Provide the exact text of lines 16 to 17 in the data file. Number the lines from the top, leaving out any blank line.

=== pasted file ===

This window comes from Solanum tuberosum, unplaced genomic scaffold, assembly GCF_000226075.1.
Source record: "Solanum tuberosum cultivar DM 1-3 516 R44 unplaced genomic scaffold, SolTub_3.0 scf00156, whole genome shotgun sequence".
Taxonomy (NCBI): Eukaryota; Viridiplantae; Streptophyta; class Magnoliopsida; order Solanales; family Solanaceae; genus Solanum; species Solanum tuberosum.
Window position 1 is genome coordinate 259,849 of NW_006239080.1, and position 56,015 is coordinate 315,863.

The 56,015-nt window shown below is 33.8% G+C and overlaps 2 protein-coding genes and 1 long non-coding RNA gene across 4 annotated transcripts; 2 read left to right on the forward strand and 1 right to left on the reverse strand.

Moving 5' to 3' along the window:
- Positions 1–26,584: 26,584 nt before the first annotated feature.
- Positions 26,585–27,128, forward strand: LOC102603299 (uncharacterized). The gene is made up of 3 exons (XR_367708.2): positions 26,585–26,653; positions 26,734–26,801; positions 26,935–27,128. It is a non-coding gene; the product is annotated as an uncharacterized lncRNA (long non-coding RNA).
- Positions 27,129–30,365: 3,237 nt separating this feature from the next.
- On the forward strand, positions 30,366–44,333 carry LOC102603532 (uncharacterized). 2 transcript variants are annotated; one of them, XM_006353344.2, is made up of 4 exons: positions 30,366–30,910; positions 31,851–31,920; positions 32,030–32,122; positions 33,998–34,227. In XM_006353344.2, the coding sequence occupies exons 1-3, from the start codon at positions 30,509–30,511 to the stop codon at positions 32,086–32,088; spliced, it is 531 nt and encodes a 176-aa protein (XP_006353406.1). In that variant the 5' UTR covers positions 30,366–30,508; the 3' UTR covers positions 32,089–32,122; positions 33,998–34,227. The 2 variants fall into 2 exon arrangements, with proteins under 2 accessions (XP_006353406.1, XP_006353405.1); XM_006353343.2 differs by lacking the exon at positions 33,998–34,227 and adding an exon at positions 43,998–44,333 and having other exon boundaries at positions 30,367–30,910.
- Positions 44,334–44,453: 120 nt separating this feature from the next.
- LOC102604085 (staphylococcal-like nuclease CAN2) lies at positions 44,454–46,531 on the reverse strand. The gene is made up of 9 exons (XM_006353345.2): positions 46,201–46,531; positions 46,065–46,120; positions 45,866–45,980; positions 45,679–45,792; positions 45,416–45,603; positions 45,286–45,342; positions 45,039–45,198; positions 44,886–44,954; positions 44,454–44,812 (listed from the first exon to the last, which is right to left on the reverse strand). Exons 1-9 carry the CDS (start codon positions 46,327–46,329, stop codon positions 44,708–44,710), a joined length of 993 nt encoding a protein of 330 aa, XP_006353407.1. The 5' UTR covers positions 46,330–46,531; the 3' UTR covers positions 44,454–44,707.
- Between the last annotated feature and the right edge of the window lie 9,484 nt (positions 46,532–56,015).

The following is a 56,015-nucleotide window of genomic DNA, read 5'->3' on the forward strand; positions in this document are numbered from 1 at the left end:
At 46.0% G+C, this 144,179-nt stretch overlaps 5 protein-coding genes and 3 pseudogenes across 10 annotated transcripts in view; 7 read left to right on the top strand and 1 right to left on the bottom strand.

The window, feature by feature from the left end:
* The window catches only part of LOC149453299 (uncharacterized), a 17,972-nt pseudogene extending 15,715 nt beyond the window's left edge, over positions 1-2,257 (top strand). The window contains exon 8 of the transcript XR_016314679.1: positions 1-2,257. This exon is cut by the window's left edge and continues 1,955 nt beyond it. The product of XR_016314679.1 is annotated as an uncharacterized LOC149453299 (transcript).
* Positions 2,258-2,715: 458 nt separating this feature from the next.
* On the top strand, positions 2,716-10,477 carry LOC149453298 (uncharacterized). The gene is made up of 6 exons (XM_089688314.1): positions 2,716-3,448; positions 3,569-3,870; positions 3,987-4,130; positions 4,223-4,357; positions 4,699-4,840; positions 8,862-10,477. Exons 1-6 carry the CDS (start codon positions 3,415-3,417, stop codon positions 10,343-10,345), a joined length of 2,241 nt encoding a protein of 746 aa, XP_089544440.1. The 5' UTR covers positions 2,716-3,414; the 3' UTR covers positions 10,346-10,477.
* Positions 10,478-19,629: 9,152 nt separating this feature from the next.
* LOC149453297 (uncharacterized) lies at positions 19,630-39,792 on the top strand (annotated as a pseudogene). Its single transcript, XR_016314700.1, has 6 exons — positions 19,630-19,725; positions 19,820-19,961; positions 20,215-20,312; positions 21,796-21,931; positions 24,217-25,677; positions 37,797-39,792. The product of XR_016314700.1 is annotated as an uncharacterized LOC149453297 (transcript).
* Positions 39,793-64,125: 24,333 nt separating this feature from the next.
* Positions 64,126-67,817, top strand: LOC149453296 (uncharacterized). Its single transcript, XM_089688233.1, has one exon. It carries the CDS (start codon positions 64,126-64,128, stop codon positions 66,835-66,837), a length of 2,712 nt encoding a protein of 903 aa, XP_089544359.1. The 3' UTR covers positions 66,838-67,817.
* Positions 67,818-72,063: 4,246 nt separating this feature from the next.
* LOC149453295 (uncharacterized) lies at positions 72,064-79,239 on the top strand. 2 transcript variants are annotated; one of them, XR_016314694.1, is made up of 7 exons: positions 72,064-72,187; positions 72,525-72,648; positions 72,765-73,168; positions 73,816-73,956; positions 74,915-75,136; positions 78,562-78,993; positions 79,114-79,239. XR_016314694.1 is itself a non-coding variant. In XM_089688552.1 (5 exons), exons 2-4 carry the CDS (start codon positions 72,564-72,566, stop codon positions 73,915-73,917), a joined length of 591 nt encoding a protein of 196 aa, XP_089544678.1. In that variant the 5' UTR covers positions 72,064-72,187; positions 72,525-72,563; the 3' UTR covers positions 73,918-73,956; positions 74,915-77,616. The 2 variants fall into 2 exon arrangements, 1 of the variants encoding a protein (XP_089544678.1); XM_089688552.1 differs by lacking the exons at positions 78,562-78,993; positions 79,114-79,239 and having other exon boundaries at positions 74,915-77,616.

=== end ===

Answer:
The window, feature by feature from the left end:
* The window catches only part of LOC149453299 (uncharacterized), a 17,972-nt pseudogene extending 15,715 nt beyond the window's left edge, over positions 1-2,257 (top strand). The window contains exon 8 of the transcript XR_016314679.1: positions 1-2,257. This exon is cut by the window's left edge and continues 1,955 nt beyond it. The product of XR_016314679.1 is annotated as an uncharacterized LOC149453299 (transcript).